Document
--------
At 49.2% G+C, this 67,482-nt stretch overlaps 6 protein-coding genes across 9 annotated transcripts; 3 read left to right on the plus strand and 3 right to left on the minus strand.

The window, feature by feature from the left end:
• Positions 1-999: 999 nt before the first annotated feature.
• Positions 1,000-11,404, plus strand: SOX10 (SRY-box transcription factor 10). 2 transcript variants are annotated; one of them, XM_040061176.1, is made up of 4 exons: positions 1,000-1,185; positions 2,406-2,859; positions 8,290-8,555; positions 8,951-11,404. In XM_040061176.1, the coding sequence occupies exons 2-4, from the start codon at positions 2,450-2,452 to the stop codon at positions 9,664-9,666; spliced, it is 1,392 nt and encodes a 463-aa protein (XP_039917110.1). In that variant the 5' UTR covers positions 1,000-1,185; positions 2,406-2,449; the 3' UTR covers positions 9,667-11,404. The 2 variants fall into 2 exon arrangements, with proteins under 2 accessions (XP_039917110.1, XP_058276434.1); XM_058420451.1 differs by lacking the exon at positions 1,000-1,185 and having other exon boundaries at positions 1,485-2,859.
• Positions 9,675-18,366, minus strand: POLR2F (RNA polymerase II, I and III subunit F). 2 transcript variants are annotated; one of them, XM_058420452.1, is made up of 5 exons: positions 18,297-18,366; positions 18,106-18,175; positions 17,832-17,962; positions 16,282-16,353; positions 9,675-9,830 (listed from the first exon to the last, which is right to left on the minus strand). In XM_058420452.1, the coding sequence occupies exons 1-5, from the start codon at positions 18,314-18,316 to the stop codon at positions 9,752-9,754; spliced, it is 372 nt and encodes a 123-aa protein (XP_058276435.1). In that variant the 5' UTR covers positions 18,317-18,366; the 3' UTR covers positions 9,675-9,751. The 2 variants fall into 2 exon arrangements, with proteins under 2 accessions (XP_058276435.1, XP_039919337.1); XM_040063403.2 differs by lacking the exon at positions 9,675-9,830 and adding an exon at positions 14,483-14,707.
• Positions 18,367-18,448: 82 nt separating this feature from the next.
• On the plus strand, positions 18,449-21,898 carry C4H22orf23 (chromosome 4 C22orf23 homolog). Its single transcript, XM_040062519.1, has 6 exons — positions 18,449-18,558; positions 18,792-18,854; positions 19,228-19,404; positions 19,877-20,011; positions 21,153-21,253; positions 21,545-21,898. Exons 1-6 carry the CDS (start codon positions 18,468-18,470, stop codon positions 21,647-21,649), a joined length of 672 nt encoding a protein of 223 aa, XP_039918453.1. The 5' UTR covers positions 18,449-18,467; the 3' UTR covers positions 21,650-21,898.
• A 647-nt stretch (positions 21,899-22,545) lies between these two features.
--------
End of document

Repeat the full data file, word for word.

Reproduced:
At 49.2% G+C, this 67,482-nt stretch overlaps 6 protein-coding genes across 9 annotated transcripts; 3 read left to right on the plus strand and 3 right to left on the minus strand.

The window, feature by feature from the left end:
• Positions 1-999: 999 nt before the first annotated feature.
• Positions 1,000-11,404, plus strand: SOX10 (SRY-box transcription factor 10). 2 transcript variants are annotated; one of them, XM_040061176.1, is made up of 4 exons: positions 1,000-1,185; positions 2,406-2,859; positions 8,290-8,555; positions 8,951-11,404. In XM_040061176.1, the coding sequence occupies exons 2-4, from the start codon at positions 2,450-2,452 to the stop codon at positions 9,664-9,666; spliced, it is 1,392 nt and encodes a 463-aa protein (XP_039917110.1). In that variant the 5' UTR covers positions 1,000-1,185; positions 2,406-2,449; the 3' UTR covers positions 9,667-11,404. The 2 variants fall into 2 exon arrangements, with proteins under 2 accessions (XP_039917110.1, XP_058276434.1); XM_058420451.1 differs by lacking the exon at positions 1,000-1,185 and having other exon boundaries at positions 1,485-2,859.
• Positions 9,675-18,366, minus strand: POLR2F (RNA polymerase II, I and III subunit F). 2 transcript variants are annotated; one of them, XM_058420452.1, is made up of 5 exons: positions 18,297-18,366; positions 18,106-18,175; positions 17,832-17,962; positions 16,282-16,353; positions 9,675-9,830 (listed from the first exon to the last, which is right to left on the minus strand). In XM_058420452.1, the coding sequence occupies exons 1-5, from the start codon at positions 18,314-18,316 to the stop codon at positions 9,752-9,754; spliced, it is 372 nt and encodes a 123-aa protein (XP_058276435.1). In that variant the 5' UTR covers positions 18,317-18,366; the 3' UTR covers positions 9,675-9,751. The 2 variants fall into 2 exon arrangements, with proteins under 2 accessions (XP_058276435.1, XP_039919337.1); XM_040063403.2 differs by lacking the exon at positions 9,675-9,830 and adding an exon at positions 14,483-14,707.
• Positions 18,367-18,448: 82 nt separating this feature from the next.
• On the plus strand, positions 18,449-21,898 carry C4H22orf23 (chromosome 4 C22orf23 homolog). Its single transcript, XM_040062519.1, has 6 exons — positions 18,449-18,558; positions 18,792-18,854; positions 19,228-19,404; positions 19,877-20,011; positions 21,153-21,253; positions 21,545-21,898. Exons 1-6 carry the CDS (start codon positions 18,468-18,470, stop codon positions 21,647-21,649), a joined length of 672 nt encoding a protein of 223 aa, XP_039918453.1. The 5' UTR covers positions 18,449-18,467; the 3' UTR covers positions 21,650-21,898.
• A 647-nt stretch (positions 21,899-22,545) lies between these two features.